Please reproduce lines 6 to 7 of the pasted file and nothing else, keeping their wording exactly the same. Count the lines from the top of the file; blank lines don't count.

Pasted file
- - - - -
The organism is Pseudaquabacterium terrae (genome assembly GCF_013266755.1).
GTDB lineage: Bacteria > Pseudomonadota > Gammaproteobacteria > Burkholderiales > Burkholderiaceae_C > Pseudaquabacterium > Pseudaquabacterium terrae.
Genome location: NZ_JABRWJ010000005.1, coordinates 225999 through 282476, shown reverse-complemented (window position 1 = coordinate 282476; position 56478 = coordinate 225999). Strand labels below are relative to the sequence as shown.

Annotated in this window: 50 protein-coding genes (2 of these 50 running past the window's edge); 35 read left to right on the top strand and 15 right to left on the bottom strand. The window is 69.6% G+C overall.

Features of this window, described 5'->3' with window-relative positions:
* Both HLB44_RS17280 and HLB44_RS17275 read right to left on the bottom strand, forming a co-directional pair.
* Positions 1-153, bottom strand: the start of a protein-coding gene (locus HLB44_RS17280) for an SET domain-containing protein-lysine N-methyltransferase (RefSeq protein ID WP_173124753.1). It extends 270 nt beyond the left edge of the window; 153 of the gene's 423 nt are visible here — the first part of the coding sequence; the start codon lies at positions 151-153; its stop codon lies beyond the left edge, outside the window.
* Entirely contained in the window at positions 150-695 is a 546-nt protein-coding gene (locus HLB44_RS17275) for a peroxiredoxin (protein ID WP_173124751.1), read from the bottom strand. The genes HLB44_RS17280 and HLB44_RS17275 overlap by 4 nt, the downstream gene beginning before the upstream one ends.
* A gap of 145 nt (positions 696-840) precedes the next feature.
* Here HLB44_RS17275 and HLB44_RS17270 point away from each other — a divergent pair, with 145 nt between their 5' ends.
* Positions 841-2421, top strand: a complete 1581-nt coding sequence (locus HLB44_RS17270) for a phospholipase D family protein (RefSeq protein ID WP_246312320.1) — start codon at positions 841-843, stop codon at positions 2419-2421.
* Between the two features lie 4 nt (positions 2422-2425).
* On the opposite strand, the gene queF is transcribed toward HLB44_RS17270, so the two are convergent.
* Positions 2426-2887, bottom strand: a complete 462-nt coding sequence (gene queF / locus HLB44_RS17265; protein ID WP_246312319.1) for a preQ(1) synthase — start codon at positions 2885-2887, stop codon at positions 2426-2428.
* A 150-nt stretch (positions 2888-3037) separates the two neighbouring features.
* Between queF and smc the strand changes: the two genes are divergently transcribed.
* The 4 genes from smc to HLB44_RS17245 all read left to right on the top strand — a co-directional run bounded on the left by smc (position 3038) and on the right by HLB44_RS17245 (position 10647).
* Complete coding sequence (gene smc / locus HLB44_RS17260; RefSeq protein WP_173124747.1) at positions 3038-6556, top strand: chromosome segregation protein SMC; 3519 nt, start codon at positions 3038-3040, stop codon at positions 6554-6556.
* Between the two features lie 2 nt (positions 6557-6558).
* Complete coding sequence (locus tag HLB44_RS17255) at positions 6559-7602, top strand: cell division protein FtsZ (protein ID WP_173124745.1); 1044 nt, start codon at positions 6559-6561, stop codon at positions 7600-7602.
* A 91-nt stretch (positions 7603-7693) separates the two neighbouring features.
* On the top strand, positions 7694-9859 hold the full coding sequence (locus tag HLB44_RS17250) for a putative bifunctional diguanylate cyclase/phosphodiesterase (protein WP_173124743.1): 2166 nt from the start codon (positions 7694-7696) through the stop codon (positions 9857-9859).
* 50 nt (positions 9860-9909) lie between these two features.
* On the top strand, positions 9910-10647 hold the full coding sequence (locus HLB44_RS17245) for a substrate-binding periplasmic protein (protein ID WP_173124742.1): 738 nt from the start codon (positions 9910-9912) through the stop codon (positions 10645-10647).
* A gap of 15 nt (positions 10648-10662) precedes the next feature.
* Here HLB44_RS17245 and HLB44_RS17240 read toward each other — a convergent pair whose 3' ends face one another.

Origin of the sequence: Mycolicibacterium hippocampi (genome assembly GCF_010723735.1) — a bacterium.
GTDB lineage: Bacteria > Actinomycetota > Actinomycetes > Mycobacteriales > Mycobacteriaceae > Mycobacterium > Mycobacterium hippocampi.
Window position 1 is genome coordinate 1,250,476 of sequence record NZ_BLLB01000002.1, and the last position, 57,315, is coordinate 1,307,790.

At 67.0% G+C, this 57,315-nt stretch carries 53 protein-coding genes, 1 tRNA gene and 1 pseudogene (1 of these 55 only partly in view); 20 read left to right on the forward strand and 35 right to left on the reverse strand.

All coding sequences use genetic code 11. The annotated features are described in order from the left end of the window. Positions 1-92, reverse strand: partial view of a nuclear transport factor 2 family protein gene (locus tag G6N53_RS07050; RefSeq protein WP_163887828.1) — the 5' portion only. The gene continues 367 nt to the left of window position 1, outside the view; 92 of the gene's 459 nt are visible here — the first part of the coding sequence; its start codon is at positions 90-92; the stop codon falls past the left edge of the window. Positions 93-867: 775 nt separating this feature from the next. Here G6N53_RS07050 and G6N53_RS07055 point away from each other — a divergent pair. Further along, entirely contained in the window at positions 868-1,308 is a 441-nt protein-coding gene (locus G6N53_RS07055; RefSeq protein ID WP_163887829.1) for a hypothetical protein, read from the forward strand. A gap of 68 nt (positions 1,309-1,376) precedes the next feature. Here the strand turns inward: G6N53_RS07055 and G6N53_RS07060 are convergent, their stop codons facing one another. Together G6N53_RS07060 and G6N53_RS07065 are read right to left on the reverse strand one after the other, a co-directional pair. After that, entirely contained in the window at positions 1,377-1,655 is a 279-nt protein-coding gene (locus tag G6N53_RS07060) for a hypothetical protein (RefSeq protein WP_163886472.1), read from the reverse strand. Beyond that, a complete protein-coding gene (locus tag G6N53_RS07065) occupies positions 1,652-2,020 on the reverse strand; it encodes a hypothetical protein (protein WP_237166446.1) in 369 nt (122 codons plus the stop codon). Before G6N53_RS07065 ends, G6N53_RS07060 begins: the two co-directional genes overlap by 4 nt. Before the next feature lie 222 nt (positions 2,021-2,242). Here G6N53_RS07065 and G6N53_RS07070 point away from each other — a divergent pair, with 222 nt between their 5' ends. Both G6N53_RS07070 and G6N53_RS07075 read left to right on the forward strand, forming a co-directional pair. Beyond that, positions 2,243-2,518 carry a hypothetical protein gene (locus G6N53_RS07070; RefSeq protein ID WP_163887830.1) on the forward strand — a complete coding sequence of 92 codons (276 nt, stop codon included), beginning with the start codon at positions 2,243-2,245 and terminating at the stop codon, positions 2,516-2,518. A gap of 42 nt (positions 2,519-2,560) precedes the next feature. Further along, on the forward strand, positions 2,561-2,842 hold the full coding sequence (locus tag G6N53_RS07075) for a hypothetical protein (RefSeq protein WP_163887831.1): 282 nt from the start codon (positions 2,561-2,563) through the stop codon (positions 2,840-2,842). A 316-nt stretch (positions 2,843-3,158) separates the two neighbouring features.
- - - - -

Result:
* Both HLB44_RS17280 and HLB44_RS17275 read right to left on the bottom strand, forming a co-directional pair.
* Positions 1-153, bottom strand: the start of a protein-coding gene (locus HLB44_RS17280) for an SET domain-containing protein-lysine N-methyltransferase (RefSeq protein ID WP_173124753.1). It extends 270 nt beyond the left edge of the window; 153 of the gene's 423 nt are visible here — the first part of the coding sequence; the start codon lies at positions 151-153; its stop codon lies beyond the left edge, outside the window.